To continue the practice of migrant transport, this year SB 6-B appropriated $10 million to continue state-sponsored transportation of migrants, known as the Unauthorized Alien Transport Program. The bill was passed by the House and Senate and signed into law by DeSantis on Feb. 15.
Immigrants and migrants, both documented and undocumented, were instrumental in building the Florida economy, agriculture and industry. Many of Florida’s newcomers, whatever their national origins, are young, vigorous and entrepreneurial. The current anti-immigrant legislative wave in the legislature—even if directed only against undocumented migrants and asylum-seekers—will serve to dry up that youthful wellspring of talent and energy.
Analysis: The new-old Florida
The bills discussed here are precisely that—bills, not laws. They are proposals amidst the avalanche of ideas that are offered in a legislative session. Few, in fact, will make it all the way to the governor’s desk and be signed into law.
Nonetheless, the state emerging from these proposals and ideas is one that is extremely reactionary, oppressive and sclerotic. It is hostile to new ideas, innovation, science, creativity and enterprise. If all the legislation is enacted it will result in an intellectual and entrepreneurial wasteland repulsive to anyone not of retirement age—and many seniors as well.
All this is the result of the governor and legislature playing to the biases of an aging, white, MAGA base and overlooking—indeed, seeking to repress—the qualities and values and people that once made Florida great.
Politically, in Florida there are currently no checks or balances on this course of governing and legislating. The supermajority Republican legislature is completely subservient to DeSantis—when its legislative politicians are not pursuing their own extreme agendas. Now, in the judicial branch, Florida Supreme Court Justice Ricky Polston announced his retirement on Monday, March 20, which will give DeSantis another justice to appoint, the fifth of the seven that sit on the court.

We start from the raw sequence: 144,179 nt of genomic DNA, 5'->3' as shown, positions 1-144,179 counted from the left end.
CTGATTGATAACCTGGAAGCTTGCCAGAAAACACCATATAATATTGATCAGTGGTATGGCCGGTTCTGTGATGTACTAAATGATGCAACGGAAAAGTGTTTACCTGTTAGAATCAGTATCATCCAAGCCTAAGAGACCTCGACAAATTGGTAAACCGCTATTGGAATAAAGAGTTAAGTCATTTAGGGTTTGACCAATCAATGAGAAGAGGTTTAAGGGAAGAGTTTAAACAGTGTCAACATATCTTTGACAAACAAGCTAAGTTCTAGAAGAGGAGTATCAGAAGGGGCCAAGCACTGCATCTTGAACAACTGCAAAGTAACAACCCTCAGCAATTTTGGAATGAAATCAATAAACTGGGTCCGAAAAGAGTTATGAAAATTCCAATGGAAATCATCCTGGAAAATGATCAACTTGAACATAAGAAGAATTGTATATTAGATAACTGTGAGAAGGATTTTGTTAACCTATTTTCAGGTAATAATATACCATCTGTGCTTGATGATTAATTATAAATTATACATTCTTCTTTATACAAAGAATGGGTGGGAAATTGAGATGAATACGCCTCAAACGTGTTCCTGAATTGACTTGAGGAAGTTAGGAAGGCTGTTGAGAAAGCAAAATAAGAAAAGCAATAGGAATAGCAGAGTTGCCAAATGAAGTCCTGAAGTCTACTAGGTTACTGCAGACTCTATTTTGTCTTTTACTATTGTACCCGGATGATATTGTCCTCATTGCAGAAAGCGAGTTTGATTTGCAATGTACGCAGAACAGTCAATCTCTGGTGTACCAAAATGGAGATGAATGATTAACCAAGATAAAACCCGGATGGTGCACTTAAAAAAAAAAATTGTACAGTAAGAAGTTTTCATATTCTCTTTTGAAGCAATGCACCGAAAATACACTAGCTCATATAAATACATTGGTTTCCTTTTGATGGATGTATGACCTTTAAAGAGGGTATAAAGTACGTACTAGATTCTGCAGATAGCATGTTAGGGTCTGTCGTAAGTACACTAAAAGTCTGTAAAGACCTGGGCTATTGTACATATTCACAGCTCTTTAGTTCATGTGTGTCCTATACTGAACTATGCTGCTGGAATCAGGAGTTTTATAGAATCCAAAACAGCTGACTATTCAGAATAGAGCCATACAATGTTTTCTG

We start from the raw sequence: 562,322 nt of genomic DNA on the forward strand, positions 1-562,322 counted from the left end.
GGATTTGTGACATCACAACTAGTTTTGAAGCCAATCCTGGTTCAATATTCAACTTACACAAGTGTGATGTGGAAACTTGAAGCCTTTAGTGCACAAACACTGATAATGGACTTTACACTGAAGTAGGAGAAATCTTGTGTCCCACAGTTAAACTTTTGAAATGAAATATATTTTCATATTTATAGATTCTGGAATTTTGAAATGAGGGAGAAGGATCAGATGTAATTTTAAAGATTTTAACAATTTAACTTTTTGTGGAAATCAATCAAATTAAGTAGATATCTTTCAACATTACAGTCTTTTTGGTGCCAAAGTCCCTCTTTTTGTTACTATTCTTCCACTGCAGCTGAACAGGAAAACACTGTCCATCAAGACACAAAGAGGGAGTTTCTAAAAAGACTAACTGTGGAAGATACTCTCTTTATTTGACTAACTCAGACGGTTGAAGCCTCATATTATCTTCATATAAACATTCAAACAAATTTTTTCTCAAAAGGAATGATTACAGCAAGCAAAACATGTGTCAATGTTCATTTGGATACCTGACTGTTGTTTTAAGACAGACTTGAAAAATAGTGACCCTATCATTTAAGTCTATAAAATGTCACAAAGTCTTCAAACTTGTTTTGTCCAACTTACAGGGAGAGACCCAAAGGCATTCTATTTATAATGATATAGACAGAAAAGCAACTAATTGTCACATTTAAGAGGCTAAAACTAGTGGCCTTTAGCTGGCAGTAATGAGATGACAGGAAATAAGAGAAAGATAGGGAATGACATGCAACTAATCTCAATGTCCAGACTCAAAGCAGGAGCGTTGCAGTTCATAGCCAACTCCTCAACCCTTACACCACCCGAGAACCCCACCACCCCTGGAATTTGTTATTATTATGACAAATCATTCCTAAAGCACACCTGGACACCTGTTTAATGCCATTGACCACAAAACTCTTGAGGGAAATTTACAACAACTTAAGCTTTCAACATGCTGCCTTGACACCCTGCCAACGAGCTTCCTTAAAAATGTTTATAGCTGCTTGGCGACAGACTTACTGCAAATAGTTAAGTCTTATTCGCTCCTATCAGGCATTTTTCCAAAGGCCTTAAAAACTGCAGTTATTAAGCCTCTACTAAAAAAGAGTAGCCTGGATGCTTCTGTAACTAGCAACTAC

The DeSantis lock on power is so complete that one politician, Sen. Blaise Ingoglia (R-11-Citrus, Hernando and Sumter counties) is seeking to effectively outlaw the Democratic Party (SB 1248) and make Florida a one-party state along the lines of North Korea.
None of this bodes well for young people considering migrating to, launching careers in or starting families in Florida. In addition to the factors above there they also face the extremely high price of insurance and the lack of decent housing in the low-to-middle “affordable” starting range that favors young families. Less-than-affluent families cannot expect to put their children in a public school system that will give them an effective, modern education all the way up to college. And every Floridian is at physical risk from a delusional public health establishment and a surfeit of guns in the hands of all kinds of people in all kinds of mental states.
Culturally, DeSantis’ Florida is proving hostile to any norms and mores that have evolved since 1900—indeed, since the discovery of vaccines—lumping them together as “woke.” And, as DeSantis accurately said, he is making his state the place “where woke goes to die.” He is waging a cultural war whose victory will leave Florida boundless and bare, where the lone and level sands stretch far away.
This is the model that DeSantis hopes to ride to the presidency in 2024. Fortunately, while it may play well with an elderly MAGA core in The Villages, it is not likely to be the kind of regime the rest of the country will accept in 2024. And it is certainly out of touch with everyone from millennials to Generation Y, to Generation Z.
There is a comfort, however: old generations die off and imposition of the most extreme biases of Florida’s MAGA baby boomers cannot last. After all, as DeSantis himself has said, “Florida is God’s waiting room.”
But waiting for that to happen will take 40 years of wandering in a sun-blasted, dystopian, DeSantian desert—unless Floridians decide to make a change themselves and do it sooner rather than later.
Special to Big Mouth Media from The Paradise Progressive. Originally published on March 23, 2023.